Aranmore Country Music Festival

Aranmore Country Music Festival
25th and 26th August 2012
Tickets: €15 for one day pass and €25 for 2 day pass
Contact: Thomas on 00353 87 8608776

Trevor Loughrey kicks things off the Aranmore Country Music Festival on the island on Saturday 25th August and he is followed by Noel Cassidy and Martin Cuffe. On Sunday 26th there is an appearance by Paul Gallagher and Mary B and they are followed by Josie Cannon. Later in the evening Lisa McHugh and her band feature and to wrap things up, we have the country boy from Highland Radio. Tickets for the event are €15 for one day pass and €25 for 2 day pass. Contact Thomas on 00353 87 8608776

Getting here is straightforward via Dungloe and Burtonport before embarking on pleasant 15 min ferry journey into the island. There is a range of accommodation on the island to suit all tastes including B&B , self catering and 2 hotels.

Video – Thomas Costello introduces the programme for the Aranmore Country Music Festival

About Aranmore Island

Arranmore Island, or Árainn Mhór, off the coast of Donegal has been inhabited since prehistoric times and the promontory fort at Uilinn, which dates from about 800BC, still stands on its cliff top perch. Today, the island is a wonderfully peaceful place with a way marked trail leading from sandy beaches to the island’s rocky summit, providing spectacular views of the glittering sea, the cliffs, rock arches and the majestic mainland mountains; from Glen Head to Tory Island.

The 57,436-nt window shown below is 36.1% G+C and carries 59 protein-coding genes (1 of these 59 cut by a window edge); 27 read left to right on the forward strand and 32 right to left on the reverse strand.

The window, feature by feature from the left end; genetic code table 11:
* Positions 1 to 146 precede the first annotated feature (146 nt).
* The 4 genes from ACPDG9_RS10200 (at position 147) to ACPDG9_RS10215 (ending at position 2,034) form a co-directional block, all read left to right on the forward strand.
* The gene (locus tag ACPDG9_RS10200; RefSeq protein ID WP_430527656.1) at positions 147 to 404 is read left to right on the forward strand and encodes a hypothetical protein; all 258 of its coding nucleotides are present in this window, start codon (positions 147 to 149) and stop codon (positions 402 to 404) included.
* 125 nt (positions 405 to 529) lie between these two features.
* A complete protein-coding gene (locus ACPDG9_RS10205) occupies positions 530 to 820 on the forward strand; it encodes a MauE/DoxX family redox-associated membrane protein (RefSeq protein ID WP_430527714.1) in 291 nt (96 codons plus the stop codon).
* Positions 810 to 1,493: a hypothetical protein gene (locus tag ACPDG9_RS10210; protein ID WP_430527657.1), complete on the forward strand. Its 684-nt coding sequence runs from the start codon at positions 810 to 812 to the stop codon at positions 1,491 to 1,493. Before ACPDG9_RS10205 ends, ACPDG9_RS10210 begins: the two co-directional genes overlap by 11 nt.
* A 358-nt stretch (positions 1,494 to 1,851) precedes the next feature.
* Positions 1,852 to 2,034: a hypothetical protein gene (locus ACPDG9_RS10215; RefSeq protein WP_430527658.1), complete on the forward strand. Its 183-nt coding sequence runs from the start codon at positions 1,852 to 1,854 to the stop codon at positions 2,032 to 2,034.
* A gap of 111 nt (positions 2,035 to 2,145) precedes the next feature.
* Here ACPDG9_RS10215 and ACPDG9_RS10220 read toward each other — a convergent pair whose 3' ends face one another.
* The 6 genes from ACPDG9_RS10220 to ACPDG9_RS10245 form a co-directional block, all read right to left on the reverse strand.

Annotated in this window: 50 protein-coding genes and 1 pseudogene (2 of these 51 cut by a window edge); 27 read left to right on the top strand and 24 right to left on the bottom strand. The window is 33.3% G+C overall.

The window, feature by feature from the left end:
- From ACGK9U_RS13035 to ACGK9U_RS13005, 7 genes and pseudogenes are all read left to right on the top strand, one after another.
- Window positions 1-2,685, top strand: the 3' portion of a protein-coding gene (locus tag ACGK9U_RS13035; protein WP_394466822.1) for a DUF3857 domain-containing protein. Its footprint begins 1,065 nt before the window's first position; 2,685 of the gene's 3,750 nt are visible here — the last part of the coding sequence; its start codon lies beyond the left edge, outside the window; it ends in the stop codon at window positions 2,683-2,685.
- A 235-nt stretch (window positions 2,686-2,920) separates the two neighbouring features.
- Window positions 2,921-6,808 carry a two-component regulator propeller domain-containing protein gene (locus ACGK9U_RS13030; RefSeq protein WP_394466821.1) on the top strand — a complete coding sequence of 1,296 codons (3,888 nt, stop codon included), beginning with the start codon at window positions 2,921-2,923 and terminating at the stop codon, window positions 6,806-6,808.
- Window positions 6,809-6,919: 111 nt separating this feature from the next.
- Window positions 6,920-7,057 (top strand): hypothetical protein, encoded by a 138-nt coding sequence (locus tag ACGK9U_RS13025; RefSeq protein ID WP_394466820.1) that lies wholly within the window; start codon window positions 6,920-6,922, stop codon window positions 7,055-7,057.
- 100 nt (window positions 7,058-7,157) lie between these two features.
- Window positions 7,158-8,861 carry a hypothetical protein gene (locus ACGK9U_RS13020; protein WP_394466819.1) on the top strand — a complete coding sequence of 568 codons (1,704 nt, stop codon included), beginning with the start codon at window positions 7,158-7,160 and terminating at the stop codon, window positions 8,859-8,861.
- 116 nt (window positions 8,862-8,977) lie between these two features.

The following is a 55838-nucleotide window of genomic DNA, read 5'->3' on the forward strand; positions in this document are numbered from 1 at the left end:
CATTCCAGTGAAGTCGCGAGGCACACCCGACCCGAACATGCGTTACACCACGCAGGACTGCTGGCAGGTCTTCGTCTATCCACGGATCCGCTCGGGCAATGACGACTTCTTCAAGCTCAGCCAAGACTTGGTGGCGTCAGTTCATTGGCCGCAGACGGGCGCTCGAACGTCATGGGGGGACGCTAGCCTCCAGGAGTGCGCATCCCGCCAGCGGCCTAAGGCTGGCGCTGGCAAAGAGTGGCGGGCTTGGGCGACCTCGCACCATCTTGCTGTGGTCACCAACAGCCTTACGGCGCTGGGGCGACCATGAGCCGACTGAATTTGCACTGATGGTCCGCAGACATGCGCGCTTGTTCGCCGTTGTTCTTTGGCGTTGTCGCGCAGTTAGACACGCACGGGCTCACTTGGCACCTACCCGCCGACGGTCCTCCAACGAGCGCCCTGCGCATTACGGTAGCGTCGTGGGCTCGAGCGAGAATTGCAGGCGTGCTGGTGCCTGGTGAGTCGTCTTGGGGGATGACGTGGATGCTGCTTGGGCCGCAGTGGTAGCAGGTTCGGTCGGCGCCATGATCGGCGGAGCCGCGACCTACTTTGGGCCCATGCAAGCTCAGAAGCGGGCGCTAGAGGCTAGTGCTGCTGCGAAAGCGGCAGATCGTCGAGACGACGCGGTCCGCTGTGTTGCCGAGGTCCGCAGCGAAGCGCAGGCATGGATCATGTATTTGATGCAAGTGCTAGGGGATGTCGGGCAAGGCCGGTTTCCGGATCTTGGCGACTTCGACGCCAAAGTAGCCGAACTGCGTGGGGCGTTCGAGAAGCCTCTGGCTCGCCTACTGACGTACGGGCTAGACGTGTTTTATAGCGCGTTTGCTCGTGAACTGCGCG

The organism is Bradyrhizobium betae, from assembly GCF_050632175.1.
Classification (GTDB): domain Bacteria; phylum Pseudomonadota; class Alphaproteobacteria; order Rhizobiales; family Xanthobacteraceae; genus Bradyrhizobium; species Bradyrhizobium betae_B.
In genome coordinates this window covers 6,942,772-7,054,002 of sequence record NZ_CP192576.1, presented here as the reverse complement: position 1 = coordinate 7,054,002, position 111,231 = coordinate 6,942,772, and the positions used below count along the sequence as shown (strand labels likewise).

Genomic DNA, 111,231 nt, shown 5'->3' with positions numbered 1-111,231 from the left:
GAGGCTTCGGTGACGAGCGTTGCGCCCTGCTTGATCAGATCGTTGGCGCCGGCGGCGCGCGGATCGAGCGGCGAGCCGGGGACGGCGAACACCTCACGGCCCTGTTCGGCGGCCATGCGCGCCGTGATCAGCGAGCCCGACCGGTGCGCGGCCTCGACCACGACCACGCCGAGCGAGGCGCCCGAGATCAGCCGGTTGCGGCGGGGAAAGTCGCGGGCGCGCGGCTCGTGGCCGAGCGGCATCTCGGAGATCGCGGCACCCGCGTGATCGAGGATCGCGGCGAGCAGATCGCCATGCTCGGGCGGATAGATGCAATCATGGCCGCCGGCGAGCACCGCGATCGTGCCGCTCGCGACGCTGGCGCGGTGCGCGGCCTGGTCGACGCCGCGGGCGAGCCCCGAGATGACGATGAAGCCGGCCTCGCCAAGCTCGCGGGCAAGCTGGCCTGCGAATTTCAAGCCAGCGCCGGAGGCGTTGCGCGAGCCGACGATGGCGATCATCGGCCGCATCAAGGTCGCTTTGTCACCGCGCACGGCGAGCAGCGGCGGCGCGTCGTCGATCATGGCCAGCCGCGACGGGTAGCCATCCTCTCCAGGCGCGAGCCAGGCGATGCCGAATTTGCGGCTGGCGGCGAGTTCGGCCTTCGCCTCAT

The crystal clear waters surrounding Arranmore provide great dive sites and sea angling, while the island’s freshwater lakes are home to brown and rainbow trout. Boats for sea angling can be hired and there are abundant cod, ling, conger eel, pollock, wrasse, skate, turbot and plaice.

Birdwatchers will enjoy seeing fulmars and shags and climbers can tackle the steep cliffs. The ferry runs all year from Burtonport making day trips a must and longer visits a well deserved treat. Savour the beautiful and untamed landscape, Gaelic culture, quiet country roads with abundant wildlife, turf fires and lively pubs. During Féile Árainn Mhór (formerly the Rose of Arranmore festival), the island’s annual celebration of music, song and dance, everyone gets a fascinating insight into island culture and the Irish language.

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Aranmore Island Photo Gallery

These photos were taken on a trip to Aranmore Island during the summer of 2011.

Most of the population lives along the southern and (comparatively sheltered) eastern coast. It has been settled since pre-Celtic times, and the few remaining signs of early settlement include a promontory fort to the south of the island and shell middens dotted along the beaches. Its position near the Atlantic shipping lanes was exploited, with a coastguard station and a lighthouse positioned on the most north-westerly point, and a World War 2 monitoring post set up to look out for U-Boats.

The permanent population is 650, but this rises to well over 1,000 during the summer months. A large proportion of the housing stock are holiday homes, with both native islanders and their descendants, as well as non locals being attracted to the beauty of the island.